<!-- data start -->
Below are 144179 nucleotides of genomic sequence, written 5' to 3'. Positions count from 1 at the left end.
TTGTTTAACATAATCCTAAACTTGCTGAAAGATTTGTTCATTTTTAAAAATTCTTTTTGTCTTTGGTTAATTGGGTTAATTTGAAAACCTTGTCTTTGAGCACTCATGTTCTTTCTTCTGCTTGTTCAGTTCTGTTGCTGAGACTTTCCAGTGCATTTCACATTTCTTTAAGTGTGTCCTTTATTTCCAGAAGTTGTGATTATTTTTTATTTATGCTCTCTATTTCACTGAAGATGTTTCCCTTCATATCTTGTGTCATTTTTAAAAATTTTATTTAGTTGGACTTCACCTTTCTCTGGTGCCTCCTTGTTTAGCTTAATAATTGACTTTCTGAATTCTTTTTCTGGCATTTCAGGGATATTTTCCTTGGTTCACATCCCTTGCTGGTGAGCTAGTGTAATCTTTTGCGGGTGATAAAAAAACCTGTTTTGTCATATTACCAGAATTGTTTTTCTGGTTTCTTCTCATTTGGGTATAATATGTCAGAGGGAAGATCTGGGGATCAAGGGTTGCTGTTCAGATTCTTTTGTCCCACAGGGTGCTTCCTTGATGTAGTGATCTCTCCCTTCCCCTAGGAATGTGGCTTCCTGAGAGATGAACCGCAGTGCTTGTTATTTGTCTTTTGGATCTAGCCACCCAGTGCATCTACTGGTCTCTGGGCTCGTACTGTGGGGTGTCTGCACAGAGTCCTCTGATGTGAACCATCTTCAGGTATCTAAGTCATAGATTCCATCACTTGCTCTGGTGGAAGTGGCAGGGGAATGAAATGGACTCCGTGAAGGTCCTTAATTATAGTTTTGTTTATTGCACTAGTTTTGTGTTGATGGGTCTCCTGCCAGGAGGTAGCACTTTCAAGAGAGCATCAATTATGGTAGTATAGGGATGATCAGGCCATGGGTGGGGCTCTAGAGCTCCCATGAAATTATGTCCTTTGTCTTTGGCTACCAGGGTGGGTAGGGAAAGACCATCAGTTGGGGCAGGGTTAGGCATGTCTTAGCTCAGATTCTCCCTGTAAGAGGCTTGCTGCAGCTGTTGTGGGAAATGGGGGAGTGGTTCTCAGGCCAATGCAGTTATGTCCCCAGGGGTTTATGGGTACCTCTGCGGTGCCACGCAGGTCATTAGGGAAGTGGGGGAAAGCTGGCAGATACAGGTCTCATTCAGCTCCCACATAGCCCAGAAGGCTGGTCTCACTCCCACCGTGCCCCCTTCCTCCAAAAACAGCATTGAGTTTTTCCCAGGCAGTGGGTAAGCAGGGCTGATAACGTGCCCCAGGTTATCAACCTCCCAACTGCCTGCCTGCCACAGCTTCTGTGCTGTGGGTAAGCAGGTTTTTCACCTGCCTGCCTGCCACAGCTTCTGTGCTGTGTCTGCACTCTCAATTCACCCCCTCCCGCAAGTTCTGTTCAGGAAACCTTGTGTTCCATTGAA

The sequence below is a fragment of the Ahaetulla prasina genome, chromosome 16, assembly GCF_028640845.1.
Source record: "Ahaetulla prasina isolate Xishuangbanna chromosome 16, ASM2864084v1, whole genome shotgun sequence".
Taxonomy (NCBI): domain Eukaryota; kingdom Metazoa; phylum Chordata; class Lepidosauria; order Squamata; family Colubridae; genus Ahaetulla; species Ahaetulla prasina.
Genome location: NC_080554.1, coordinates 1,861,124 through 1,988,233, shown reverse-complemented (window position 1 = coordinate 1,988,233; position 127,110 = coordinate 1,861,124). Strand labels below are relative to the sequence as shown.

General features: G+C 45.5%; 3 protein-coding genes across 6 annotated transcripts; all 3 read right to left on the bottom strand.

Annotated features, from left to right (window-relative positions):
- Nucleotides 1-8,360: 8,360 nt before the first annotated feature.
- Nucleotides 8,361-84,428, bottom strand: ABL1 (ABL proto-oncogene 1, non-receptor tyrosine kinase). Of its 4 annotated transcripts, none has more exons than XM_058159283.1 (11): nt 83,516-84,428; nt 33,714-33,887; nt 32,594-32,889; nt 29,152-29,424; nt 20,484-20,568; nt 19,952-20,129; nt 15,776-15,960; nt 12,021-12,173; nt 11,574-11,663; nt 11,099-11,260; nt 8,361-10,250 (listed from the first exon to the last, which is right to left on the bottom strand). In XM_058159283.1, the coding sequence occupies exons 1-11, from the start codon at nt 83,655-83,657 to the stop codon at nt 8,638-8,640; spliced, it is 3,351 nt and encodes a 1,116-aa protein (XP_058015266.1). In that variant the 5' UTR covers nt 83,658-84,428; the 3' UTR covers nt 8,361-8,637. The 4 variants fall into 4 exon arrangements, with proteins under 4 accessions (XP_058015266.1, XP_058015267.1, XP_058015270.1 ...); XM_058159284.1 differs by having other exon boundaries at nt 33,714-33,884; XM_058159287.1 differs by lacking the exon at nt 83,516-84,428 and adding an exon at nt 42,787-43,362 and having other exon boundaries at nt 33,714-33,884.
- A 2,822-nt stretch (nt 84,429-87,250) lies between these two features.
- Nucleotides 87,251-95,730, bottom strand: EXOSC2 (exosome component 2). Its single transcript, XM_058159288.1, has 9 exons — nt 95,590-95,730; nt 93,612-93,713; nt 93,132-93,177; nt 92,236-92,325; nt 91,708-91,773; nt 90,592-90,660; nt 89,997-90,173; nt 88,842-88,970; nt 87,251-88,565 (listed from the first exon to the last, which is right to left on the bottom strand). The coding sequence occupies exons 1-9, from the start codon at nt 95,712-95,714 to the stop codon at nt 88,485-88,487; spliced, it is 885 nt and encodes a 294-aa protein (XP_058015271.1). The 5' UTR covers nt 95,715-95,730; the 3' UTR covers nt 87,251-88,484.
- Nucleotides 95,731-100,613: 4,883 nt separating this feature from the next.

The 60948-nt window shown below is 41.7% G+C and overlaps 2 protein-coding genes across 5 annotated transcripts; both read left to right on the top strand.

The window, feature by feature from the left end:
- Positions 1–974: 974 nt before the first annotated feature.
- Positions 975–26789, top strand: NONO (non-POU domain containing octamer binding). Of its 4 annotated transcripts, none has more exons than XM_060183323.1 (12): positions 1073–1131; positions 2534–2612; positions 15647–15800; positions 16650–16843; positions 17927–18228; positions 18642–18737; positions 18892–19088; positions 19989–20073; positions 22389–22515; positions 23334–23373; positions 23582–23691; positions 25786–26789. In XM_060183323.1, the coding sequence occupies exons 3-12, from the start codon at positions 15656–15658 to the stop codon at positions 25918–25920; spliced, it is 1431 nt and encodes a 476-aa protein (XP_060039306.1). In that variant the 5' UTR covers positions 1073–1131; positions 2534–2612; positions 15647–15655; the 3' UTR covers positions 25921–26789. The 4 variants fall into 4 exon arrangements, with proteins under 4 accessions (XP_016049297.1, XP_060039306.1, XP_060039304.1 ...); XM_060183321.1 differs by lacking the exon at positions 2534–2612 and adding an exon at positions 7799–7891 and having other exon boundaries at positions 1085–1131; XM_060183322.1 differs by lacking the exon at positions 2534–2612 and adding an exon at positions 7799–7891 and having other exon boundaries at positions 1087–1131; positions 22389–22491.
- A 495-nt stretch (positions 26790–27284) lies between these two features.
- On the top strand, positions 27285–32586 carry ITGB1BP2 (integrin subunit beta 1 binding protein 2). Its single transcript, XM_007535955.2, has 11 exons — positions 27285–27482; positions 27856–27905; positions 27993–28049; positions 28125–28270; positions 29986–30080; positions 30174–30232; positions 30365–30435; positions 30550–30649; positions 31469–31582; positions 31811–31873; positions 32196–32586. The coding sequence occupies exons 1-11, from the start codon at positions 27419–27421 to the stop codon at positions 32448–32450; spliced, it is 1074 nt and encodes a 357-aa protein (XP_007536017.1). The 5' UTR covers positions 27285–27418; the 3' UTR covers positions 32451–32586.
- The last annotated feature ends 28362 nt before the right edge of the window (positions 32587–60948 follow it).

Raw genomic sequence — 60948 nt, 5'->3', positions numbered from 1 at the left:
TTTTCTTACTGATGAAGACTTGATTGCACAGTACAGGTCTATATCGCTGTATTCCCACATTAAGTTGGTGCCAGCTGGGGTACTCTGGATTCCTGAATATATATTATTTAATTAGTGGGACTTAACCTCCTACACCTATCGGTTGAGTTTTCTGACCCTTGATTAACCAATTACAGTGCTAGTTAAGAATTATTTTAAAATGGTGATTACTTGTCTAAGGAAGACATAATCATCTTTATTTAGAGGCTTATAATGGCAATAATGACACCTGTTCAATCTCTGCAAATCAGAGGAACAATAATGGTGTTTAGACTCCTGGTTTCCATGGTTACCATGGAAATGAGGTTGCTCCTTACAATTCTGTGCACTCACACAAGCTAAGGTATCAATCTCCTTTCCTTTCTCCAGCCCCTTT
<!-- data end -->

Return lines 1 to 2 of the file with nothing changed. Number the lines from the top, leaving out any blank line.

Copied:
Below are 144179 nucleotides of genomic sequence, written 5' to 3'. Positions count from 1 at the left end.
TTGTTTAACATAATCCTAAACTTGCTGAAAGATTTGTTCATTTTTAAAAATTCTTTTTGTCTTTGGTTAATTGGGTTAATTTGAAAACCTTGTCTTTGAGCACTCATGTTCTTTCTTCTGCTTGTTCAGTTCTGTTGCTGAGACTTTCCAGTGCATTTCACATTTCTTTAAGTGTGTCCTTTATTTCCAGAAGTTGTGATTATTTTTTATTTATGCTCTCTATTTCACTGAAGATGTTTCCCTTCATATCTTGTGTCATTTTTAAAAATTTTATTTAGTTGGACTTCACCTTTCTCTGGTGCCTCCTTGTTTAGCTTAATAATTGACTTTCTGAATTCTTTTTCTGGCATTTCAGGGATATTTTCCTTGGTTCACATCCCTTGCTGGTGAGCTAGTGTAATCTTTTGCGGGTGATAAAAAAACCTGTTTTGTCATATTACCAGAATTGTTTTTCTGGTTTCTTCTCATTTGGGTATAATATGTCAGAGGGAAGATCTGGGGATCAAGGGTTGCTGTTCAGATTCTTTTGTCCCACAGGGTGCTTCCTTGATGTAGTGATCTCTCCCTTCCCCTAGGAATGTGGCTTCCTGAGAGATGAACCGCAGTGCTTGTTATTTGTCTTTTGGATCTAGCCACCCAGTGCATCTACTGGTCTCTGGGCTCGTACTGTGGGGTGTCTGCACAGAGTCCTCTGATGTGAACCATCTTCAGGTATCTAAGTCATAGATTCCATCACTTGCTCTGGTGGAAGTGGCAGGGGAATGAAATGGACTCCGTGAAGGTCCTTAATTATAGTTTTGTTTATTGCACTAGTTTTGTGTTGATGGGTCTCCTGCCAGGAGGTAGCACTTTCAAGAGAGCATCAATTATGGTAGTATAGGGATGATCAGGCCATGGGTGGGGCTCTAGAGCTCCCATGAAATTATGTCCTTTGTCTTTGGCTACCAGGGTGGGTAGGGAAAGACCATCAGTTGGGGCAGGGTTAGGCATGTCTTAGCTCAGATTCTCCCTGTAAGAGGCTTGCTGCAGCTGTTGTGGGAAATGGGGGAGTGGTTCTCAGGCCAATGCAGTTATGTCCCCAGGGGTTTATGGGTACCTCTGCGGTGCCACGCAGGTCATTAGGGAAGTGGGGGAAAGCTGGCAGATACAGGTCTCATTCAGCTCCCACATAGCCCAGAAGGCTGGTCTCACTCCCACCGTGCCCCCTTCCTCCAAAAACAGCATTGAGTTTTTCCCAGGCAGTGGGTAAGCAGGGCTGATAACGTGCCCCAGGTTATCAACCTCCCAACTGCCTGCCTGCCACAGCTTCTGTGCTGTGGGTAAGCAGGTTTTTCACCTGCCTGCCTGCCACAGCTTCTGTGCTGTGTCTGCACTCTCAATTCACCCCCTCCCGCAAGTTCTGTTCAGGAAACCTTGTGTTCCATTGAA